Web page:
But in the event that he does return, there are at least two fully staffed and stocked mansions maintained in California, in the cities of Hemet and Creston.
According to Wright, the houses contain Hubbard's 'favourite cigarettes, the Kool cigarettes are there for him; Tom McCann sandals by the shower door; Louis L'Amour novels by the bedside table; and a table setting for one.'
'Scientology concentrates on collecting celebrities,' said Amy Scobee, a former high-ranking Scientology executive assigned to the religion's Celebrity Centre.
She said that the goal was to make celebrities 'walking success stories of Scientology.'
Remini added, 'The Church of Scientology is a business. And like any business, they like to have a celebrity selling it.'
Celebrity members allegedly receive great levels of preferential treatment, sometimes at the expense of other church members.
'We had special course rooms in separate parts of the buildings,' Remini said in an AMA chat on Reddit.
'Any complaint we had about the outside world was met with agreement from the church. We were serviced differently, we had supervisors doing courses in our homes, giving special schedules to celebrities,' she continued. 'Staff was interrogated by the church. Often times, there were Sea Org members working for celebrities in their homes, personally working for them. I know of one celeb who had a Sea Org member working in their home and Sea Org members were averaging $25/week. The labour laws don't apply to any church therefore they were made to work ungodly hours, forced into interrogations if making human mistakes around the celebrity.'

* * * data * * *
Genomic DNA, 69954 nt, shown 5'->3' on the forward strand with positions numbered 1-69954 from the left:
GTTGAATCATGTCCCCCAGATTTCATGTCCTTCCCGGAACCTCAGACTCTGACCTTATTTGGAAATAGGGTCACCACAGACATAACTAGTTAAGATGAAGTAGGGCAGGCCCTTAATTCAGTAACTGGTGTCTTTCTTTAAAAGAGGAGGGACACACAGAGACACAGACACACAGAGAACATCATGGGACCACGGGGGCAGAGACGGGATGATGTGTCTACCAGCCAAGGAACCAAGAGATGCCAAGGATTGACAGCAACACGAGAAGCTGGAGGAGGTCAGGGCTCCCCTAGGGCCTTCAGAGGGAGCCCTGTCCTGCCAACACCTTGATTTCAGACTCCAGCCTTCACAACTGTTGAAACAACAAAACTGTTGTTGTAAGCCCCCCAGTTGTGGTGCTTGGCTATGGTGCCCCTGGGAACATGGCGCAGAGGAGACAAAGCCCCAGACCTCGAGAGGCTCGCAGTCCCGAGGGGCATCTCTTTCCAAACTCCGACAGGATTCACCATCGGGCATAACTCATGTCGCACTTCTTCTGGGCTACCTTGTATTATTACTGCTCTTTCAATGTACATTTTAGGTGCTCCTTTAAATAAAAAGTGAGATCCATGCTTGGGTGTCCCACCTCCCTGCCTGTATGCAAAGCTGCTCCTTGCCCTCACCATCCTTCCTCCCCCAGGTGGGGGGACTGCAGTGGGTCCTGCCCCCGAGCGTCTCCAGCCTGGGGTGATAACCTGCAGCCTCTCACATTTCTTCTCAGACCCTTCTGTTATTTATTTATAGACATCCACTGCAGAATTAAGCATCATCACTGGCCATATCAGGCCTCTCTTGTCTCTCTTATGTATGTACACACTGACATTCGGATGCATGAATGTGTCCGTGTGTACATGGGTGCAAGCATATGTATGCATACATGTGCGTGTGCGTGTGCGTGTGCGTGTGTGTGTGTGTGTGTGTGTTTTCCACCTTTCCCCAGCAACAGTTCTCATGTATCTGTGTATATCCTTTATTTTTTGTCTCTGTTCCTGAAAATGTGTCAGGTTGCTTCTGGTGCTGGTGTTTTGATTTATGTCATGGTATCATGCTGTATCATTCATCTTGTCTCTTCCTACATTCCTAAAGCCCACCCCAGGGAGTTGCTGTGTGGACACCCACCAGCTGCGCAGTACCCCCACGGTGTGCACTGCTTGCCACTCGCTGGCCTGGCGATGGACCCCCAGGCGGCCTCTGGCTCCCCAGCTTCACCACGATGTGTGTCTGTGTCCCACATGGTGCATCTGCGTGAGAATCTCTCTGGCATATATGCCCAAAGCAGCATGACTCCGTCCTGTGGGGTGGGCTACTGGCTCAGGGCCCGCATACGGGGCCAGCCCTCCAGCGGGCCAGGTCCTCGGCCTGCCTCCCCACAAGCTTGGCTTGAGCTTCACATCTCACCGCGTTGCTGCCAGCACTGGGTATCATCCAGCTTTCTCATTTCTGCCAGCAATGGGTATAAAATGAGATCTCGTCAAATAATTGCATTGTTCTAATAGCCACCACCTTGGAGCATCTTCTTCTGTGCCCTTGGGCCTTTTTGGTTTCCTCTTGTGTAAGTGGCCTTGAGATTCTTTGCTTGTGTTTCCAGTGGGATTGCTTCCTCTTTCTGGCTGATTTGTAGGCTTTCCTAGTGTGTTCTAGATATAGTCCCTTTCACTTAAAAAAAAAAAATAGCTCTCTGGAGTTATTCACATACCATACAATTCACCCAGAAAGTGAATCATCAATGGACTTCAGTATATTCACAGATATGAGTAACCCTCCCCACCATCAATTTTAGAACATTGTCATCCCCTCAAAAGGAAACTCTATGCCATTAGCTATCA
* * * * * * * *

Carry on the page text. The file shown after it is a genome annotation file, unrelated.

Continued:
Scientology allegedly surrounded Tom Cruise with Scientologists to minimise his exposure to outside influences.
Scobee, who said her main job was to work with Tom Cruise, allegedly hired everyone from house managers to cooks and maids -- all Scientologists -- to surround Cruise.
Cruise has been an incredible representative for the church. According to Remini, the church considers the 'Mission Impossible' star its 'messiah.'
'Parishioners believe that (Cruise) is single-handedly changing the planet because that is what the 'Church' is telling them,' she said.
Remini says Scientology pressured her into recruiting 'King of Queens' costar Kevin James to the church.
'Kevin was very loyal to his religion,' Remini said. 'There's no in, and I was asked that many times.'